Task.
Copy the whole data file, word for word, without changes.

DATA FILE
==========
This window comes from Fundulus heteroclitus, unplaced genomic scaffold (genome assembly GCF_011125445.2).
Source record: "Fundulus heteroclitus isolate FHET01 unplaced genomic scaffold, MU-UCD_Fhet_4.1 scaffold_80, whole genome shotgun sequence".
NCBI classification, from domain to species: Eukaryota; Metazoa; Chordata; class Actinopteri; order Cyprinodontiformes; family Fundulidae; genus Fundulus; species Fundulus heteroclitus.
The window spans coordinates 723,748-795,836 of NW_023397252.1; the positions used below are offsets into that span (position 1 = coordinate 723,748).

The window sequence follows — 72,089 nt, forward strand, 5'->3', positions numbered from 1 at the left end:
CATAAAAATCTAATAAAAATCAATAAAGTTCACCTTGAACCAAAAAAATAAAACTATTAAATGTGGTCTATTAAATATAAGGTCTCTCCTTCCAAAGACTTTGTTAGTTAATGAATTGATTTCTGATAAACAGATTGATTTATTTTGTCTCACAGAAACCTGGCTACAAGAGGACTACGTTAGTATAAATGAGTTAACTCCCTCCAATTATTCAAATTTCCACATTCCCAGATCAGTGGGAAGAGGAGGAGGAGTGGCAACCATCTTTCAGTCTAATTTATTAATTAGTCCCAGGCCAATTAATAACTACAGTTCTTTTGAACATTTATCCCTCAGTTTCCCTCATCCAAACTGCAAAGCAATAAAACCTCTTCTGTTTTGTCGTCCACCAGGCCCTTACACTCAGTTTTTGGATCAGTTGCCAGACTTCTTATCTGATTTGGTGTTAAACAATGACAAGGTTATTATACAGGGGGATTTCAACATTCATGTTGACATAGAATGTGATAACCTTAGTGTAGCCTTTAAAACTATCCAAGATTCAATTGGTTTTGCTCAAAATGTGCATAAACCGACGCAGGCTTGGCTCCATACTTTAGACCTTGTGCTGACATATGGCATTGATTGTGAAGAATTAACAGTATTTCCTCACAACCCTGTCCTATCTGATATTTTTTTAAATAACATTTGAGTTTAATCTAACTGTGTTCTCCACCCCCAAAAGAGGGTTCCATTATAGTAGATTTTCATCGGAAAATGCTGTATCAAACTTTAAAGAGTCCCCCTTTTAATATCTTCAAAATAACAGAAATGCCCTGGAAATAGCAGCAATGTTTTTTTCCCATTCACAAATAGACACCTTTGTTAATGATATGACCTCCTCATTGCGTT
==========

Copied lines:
This window comes from Fundulus heteroclitus, unplaced genomic scaffold (genome assembly GCF_011125445.2).
Source record: "Fundulus heteroclitus isolate FHET01 unplaced genomic scaffold, MU-UCD_Fhet_4.1 scaffold_80, whole genome shotgun sequence".
NCBI classification, from domain to species: Eukaryota; Metazoa; Chordata; class Actinopteri; order Cyprinodontiformes; family Fundulidae; genus Fundulus; species Fundulus heteroclitus.
The window spans coordinates 723,748-795,836 of NW_023397252.1; the positions used below are offsets into that span (position 1 = coordinate 723,748).

The window sequence follows — 72,089 nt, forward strand, 5'->3', positions numbered from 1 at the left end:
CATAAAAATCTAATAAAAATCAATAAAGTTCACCTTGAACCAAAAAAATAAAACTATTAAATGTGGTCTATTAAATATAAGGTCTCTCCTTCCAAAGACTTTGTTAGTTAATGAATTGATTTCTGATAAACAGATTGATTTATTTTGTCTCACAGAAACCTGGCTACAAGAGGACTACGTTAGTATAAATGAGTTAACTCCCTCCAATTATTCAAATTTCCACATTCCCAGATCAGTGGGAAGAGGAGGAGGAGTGGCAACCATCTTTCAGTCTAATTTATTAATTAGTCCCAGGCCAATTAATAACTACAGTTCTTTTGAACATTTATCCCTCAGTTTCCCTCATCCAAACTGCAAAGCAATAAAACCTCTTCTGTTTTGTCGTCCACCAGGCCCTTACACTCAGTTTTTGGATCAGTTGCCAGACTTCTTATCTGATTTGGTGTTAAACAATGACAAGGTTATTATACAGGGGGATTTCAACATTCATGTTGACATAGAATGTGATAACCTTAGTGTAGCCTTTAAAACTATCCAAGATTCAATTGGTTTTGCTCAAAATGTGCATAAACCGACGCAGGCTTGGCTCCATACTTTAGACCTTGTGCTGACATATGGCATTGATTGTGAAGAATTAACAGTATTTCCTCACAACCCTGTCCTATCTGATATTTTTTTAAATAACATTTGAGTTTAATCTAACTGTGTTCTCCACCCCCAAAAGAGGGTTCCATTATAGTAGATTTTCATCGGAAAATGCTGTATCAAACTTTAAAGAGTCCCCCTTTTAATATCTTCAAAATAACAGAAATGCCCTGGAAATAGCAGCAATGTTTTTTTCCCATTCACAAATAGACACCTTTGTTAATGATATGACCTCCTCATTGCGTT